By Steven Just, Ed.D.
Very few of us work as individuals. For the most part we work as a part of formal or informal teams, with team members often changing based upon the particular task or project. Have you ever noticed that some teams work better than others? That some teams seem to solve problems more quickly and get more done? Have you ever asked yourself why? In a fascinating study published several years ago, Anita Woolley of Carnegie Mellon University and her research team measured something called “collective intelligence” to explain why some teams outperform others.
We are all familiar with the notion of individual intelligence. We know just from casual observation that some students outperform other students. Cognitive scientists call this general intelligence factor g. What’s interesting about general intelligence is that it applies across disciplines and accounts for about 30 to 50% of the variance in academic performance. Or put in simple terms: Students who do well in one subject tend to do well in all subjects.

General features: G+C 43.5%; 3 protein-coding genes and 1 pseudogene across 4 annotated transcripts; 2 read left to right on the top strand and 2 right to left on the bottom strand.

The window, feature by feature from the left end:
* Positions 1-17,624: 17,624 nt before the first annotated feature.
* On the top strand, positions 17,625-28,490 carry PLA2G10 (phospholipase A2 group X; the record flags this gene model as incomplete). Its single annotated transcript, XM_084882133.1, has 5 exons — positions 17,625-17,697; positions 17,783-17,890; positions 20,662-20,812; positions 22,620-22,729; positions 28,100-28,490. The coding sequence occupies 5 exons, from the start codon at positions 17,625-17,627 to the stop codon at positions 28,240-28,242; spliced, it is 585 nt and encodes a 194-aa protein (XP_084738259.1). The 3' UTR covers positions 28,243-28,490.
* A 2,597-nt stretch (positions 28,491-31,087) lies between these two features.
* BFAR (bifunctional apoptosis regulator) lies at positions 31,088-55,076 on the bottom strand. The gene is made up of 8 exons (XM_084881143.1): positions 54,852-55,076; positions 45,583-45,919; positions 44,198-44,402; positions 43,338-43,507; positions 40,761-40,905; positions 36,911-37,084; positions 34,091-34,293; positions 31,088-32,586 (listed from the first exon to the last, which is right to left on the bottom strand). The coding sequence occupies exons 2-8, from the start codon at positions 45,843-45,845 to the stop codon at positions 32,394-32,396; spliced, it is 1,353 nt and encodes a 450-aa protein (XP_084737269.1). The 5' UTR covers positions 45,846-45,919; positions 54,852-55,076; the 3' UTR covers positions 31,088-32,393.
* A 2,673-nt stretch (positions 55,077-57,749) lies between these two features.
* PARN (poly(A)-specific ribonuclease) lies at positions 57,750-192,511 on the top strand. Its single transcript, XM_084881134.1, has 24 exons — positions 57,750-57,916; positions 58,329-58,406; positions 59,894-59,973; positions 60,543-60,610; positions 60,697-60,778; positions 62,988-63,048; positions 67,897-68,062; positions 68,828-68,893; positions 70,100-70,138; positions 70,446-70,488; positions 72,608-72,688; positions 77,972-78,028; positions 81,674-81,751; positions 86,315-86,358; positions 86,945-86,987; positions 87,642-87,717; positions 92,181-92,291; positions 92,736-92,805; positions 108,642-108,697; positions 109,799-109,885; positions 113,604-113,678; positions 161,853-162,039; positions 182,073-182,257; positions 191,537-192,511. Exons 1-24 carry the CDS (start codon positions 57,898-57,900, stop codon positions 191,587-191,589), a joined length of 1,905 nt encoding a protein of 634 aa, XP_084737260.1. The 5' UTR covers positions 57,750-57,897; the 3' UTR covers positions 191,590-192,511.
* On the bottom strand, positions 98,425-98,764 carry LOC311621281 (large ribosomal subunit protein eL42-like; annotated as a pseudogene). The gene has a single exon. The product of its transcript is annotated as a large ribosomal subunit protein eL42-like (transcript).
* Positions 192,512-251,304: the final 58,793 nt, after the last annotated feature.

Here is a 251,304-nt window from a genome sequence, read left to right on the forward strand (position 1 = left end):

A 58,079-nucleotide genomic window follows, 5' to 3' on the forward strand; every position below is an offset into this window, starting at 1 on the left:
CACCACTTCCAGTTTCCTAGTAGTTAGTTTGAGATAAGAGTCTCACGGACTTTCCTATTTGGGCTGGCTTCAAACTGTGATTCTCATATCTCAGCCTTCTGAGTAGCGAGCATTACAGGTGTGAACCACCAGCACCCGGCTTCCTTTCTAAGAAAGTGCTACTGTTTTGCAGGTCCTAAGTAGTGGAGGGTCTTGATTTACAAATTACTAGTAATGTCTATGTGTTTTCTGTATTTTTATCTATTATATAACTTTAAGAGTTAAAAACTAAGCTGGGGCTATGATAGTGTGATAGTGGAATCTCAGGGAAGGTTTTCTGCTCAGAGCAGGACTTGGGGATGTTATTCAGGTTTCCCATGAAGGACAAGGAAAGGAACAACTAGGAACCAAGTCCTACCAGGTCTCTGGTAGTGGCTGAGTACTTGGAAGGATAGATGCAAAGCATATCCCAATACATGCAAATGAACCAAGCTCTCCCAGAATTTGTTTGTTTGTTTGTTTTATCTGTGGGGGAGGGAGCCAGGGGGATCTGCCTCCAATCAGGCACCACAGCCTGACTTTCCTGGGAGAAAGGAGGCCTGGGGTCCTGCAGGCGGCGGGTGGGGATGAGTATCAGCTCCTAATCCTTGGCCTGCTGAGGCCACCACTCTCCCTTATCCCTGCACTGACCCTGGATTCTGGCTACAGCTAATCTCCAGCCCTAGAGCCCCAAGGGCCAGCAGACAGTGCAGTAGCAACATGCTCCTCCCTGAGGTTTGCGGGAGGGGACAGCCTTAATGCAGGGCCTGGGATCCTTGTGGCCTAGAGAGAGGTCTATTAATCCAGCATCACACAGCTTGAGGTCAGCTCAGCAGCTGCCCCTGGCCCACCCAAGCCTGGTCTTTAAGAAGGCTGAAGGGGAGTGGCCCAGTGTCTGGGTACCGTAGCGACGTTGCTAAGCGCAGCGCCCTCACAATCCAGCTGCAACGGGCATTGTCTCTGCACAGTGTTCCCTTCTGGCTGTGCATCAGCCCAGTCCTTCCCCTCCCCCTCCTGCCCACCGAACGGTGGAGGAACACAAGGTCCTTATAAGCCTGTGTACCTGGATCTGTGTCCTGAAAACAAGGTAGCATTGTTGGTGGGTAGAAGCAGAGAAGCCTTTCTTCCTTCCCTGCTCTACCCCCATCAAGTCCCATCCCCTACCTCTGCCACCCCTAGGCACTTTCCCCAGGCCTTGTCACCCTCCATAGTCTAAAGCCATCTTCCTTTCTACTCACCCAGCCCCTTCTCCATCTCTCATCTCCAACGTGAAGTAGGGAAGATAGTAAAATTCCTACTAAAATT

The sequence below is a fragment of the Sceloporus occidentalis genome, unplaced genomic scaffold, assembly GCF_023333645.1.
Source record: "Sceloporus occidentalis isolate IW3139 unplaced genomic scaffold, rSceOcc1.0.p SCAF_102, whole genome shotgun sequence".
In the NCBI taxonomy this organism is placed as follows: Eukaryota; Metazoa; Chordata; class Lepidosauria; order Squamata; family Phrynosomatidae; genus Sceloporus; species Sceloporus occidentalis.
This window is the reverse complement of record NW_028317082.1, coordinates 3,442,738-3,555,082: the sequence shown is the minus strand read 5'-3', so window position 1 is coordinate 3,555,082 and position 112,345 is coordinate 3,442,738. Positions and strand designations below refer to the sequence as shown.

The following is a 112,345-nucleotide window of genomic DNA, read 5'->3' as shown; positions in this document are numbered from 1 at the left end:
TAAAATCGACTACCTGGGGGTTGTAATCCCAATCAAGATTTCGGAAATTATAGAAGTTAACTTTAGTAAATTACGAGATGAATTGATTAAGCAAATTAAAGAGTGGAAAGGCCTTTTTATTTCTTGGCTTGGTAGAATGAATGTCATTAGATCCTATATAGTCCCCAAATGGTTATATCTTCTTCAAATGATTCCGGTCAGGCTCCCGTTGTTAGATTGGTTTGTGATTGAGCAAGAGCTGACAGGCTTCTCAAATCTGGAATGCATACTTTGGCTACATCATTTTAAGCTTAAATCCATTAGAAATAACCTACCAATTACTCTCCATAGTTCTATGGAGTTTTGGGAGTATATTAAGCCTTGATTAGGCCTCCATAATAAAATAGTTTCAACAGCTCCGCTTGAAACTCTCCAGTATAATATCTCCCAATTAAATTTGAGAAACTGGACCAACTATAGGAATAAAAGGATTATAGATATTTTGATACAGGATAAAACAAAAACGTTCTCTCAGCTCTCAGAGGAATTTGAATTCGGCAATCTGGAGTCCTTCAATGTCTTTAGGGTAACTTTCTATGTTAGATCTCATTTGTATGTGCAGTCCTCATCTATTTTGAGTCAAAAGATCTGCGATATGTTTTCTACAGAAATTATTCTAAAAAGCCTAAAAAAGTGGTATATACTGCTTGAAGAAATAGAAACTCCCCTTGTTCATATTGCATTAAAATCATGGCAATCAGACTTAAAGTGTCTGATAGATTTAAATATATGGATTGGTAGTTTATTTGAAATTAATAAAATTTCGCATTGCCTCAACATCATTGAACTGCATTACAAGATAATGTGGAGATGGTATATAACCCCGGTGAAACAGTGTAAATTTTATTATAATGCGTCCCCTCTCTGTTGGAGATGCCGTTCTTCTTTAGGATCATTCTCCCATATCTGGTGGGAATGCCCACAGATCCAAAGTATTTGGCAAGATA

What about work groups? Do they have a group or “collective intelligence?” It turns out that they do. Woolley and her colleagues gave a series of tasks to solve to several groups and found that some groups routinely outperform others.
Why? The first thought is that it depends on the individual intelligence of the group members. They found that collective intelligence is actually only moderately correlated with average individual intelligence. So what makes for “collectively intelligent” groups? Three factors:
- Groups that were dominated by one or two individuals (I’ll bet you’ve never encountered that phenomenon) had lower collective intelligence. Groups that shared problem solving equally had HIGHER collective intelligence.
- Groups in which individual group members scored high on tests of social intelligence outperformed other groups. Presumably the individual members were better able to “read” the intent of and mutually cooperate with their co-group members.
- Groups with more female members outperformed other groups. This is likely related to factor two: Women tend to score higher on tests of social intelligence.
So, take all this into account the next time you put together a work team.
Steven Just, Ed.D. is CEO of Princeton Metrics. Steven can be reached at firstname.lastname@example.org. Check out his blog at www.princetonmetrics.wordpress.com.